Remembering Summer – Strawberry Sorbet

I’ve been going through some of my old pictures and realized I have a couple of dishes that I haven’t blogged about. Back in mid August Carla headed down to Ashland, Oregon with her sisters to attend a couple of plays at the Shakespeare Festival. Left on my own, I was out running some errands when I drove by a roadside fruit stand and decided to pull in. The strawberries looked gorgeous and I had to have some – I’d figured out later what I’d do with them. Oregon is blessed with Hood strawberries in the summer. These are not the red-on-the-outside-white-on-the-inside strawberries that have no taste. These are the essence of strawberry: plump, juicy, sweet, and red all the way through. Come visit the Willamette Vally some summer and load up.

This was also the first weekend with my new Sony A7r II camera with a 90mm macro lens. I knew it would take some practice to get the results I want. I was looking for a shallow depth of field – looks like I got it!

Oregon Hood strawberries!

Oregon Hood strawberries!

Oregon Hood strawberries!

Oregon Hood strawberries!

Now, what to do with these luscious berries… A hot summer day calls for something light – so sorbet it is. I went to the Serious Eats website and found this super simple recipe. One strength of the recipe is you can scale up or down with simple ratios. Start by removing the tops of the berries and puréeing  them in a food processor.

Strawberries topped and ready for sorbet.

Strawberries topped and ready for sorbet.

Then add sugar, lemon juice and a smidgen of kosher salt and mix together. Strain the mixture and freeze the mixture for two to three hours until very cold. Straining was a little easier said then done. When I made raspberry sorbet it was easy to strain the mixture because the seeds are so small and the purée was thinner. I had a real challenge straining the strawberries – they just didn’t want to go through my fine mesh strainer very easily. I overfilled the strainer and ended up with sticky, strawberry purée everywhere. After cleaning up and exercising some patience I got the purée strained.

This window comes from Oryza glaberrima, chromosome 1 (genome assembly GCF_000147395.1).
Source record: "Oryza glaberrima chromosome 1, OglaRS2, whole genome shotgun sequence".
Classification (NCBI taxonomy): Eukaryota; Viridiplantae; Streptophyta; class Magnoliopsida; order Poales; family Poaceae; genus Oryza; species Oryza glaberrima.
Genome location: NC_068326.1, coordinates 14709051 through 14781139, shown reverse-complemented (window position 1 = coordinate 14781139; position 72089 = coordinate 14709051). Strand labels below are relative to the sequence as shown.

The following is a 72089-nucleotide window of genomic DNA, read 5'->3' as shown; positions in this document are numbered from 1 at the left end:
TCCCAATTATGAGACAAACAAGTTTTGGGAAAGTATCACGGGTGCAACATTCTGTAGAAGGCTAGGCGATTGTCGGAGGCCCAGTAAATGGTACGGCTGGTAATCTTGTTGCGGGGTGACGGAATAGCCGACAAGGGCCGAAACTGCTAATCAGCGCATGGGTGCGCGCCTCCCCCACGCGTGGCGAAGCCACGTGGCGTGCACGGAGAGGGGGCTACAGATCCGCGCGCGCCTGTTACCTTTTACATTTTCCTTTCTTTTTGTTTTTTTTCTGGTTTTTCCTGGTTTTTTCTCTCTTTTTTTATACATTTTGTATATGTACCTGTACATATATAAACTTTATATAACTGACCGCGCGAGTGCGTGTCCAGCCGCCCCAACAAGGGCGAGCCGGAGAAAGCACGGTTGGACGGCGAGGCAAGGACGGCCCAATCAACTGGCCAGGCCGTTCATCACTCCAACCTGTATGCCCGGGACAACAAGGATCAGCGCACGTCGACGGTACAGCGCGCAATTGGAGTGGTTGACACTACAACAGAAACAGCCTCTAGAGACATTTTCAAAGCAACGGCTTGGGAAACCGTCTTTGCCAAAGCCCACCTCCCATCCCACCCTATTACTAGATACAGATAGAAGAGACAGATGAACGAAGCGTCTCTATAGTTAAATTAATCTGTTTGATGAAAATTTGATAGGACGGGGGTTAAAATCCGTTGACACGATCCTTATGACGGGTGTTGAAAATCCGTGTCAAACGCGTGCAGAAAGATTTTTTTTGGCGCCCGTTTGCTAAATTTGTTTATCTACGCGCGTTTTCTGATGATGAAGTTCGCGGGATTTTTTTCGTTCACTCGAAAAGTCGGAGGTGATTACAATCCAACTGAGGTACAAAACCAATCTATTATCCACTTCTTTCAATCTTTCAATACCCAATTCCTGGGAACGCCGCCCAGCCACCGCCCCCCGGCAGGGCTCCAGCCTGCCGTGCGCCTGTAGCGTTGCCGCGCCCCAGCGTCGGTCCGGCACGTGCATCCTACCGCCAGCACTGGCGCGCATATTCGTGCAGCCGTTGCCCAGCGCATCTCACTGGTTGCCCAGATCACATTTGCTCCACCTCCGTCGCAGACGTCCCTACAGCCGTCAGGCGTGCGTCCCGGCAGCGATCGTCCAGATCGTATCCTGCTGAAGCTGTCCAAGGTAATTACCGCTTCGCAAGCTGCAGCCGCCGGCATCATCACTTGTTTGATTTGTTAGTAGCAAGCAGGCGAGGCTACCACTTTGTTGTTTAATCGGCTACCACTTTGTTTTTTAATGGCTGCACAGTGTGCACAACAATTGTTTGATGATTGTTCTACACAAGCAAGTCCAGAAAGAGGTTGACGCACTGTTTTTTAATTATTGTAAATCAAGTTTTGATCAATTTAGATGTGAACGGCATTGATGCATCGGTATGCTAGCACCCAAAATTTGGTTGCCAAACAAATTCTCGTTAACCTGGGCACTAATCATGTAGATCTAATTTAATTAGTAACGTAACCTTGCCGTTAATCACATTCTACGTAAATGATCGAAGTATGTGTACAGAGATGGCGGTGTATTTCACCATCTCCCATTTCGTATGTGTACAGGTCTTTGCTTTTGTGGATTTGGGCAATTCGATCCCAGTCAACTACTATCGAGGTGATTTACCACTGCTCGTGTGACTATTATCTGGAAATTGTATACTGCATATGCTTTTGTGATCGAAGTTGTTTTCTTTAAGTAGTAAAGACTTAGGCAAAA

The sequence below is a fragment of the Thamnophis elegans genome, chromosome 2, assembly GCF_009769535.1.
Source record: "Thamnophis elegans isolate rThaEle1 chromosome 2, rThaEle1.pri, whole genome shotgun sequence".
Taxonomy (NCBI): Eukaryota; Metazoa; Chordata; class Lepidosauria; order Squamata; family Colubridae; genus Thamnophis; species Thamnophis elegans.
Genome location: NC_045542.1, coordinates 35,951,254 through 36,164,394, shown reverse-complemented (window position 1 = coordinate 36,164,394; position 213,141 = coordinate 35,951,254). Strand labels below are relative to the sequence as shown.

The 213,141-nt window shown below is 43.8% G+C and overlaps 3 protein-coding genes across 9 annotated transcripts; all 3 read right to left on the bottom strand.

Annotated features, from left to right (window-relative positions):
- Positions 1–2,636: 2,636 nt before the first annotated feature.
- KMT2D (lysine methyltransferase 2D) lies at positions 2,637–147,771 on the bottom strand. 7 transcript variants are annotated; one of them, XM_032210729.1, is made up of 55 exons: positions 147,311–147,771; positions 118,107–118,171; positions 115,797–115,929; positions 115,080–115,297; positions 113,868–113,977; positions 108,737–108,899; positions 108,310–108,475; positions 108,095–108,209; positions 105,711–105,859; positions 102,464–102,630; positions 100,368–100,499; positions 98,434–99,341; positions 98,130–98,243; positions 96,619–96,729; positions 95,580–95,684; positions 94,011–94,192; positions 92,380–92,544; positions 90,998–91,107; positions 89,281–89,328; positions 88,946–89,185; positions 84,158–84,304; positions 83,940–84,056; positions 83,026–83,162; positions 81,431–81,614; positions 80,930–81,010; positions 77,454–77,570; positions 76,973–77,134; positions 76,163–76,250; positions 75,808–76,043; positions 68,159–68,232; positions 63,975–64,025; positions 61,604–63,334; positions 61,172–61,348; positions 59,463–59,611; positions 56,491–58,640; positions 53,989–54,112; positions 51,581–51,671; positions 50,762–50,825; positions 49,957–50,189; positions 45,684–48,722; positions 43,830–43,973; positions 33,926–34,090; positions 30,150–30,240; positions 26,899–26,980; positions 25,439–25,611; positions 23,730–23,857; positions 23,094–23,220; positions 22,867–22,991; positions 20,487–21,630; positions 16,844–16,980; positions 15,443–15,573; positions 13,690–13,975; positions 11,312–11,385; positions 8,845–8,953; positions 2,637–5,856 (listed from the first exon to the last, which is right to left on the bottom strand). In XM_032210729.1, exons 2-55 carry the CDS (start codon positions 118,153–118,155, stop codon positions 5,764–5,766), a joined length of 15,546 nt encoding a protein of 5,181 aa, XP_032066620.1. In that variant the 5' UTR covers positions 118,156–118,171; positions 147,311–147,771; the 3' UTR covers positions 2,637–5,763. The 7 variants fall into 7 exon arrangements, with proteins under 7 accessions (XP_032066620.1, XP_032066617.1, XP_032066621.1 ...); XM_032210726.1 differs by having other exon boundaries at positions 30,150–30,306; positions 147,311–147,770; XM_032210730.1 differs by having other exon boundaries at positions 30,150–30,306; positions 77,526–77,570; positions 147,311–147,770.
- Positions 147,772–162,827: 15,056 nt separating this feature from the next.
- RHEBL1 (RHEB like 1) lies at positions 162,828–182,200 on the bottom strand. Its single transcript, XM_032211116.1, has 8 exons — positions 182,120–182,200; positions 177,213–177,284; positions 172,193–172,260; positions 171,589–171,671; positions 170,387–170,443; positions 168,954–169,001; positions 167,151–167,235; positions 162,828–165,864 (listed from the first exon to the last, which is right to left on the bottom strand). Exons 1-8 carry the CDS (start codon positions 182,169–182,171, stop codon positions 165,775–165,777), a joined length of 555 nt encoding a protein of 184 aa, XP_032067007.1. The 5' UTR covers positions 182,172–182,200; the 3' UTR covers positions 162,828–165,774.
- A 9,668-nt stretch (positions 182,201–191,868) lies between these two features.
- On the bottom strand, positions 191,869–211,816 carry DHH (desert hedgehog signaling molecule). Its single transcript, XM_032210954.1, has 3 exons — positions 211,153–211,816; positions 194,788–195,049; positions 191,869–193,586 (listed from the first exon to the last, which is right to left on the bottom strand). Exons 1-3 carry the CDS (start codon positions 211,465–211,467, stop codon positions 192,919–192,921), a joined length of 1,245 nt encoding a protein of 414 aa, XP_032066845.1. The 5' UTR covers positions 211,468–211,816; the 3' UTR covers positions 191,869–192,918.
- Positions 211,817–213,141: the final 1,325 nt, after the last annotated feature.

After bringing the mixture out of the freezer it was time to turn it into sorbet by freezing in an ice cream maker for about 20 minutes. (Look at that shallow depth of field! I got the mixer paddle and a bit of sorbet in focus. Shooting at f/2.8 will do that.)

Strawberries transforming into strawberry sorbet in the ice cream maker.

Strawberries transforming into strawberry sorbet in the ice cream maker.

Finally transfer the sorbet to a container and freeze it for another two to three hours and you have dessert. It was ready when Carla got home from her sisters trip.

Dessert is served: Strawberry sorbet

Dessert is served: Strawberry sorbet

[Not one of my better pictures. As my photography expert friend Herb says, it is difficult to get close in shots in focus properly when holding the camera because the slightest jiggle will throw things off. Here I got part of the cookie and the edge of the glass bowl in focus but not my main subject. A flash would have helped. But photography – like any other endeavor – is a process.]

I know I am mean to share a summer recipe in the fall. What can I say it gives us something to look forward to in eight months!

 

About howardwthompson

I'm a person who likes to travel, read, cook, and eat
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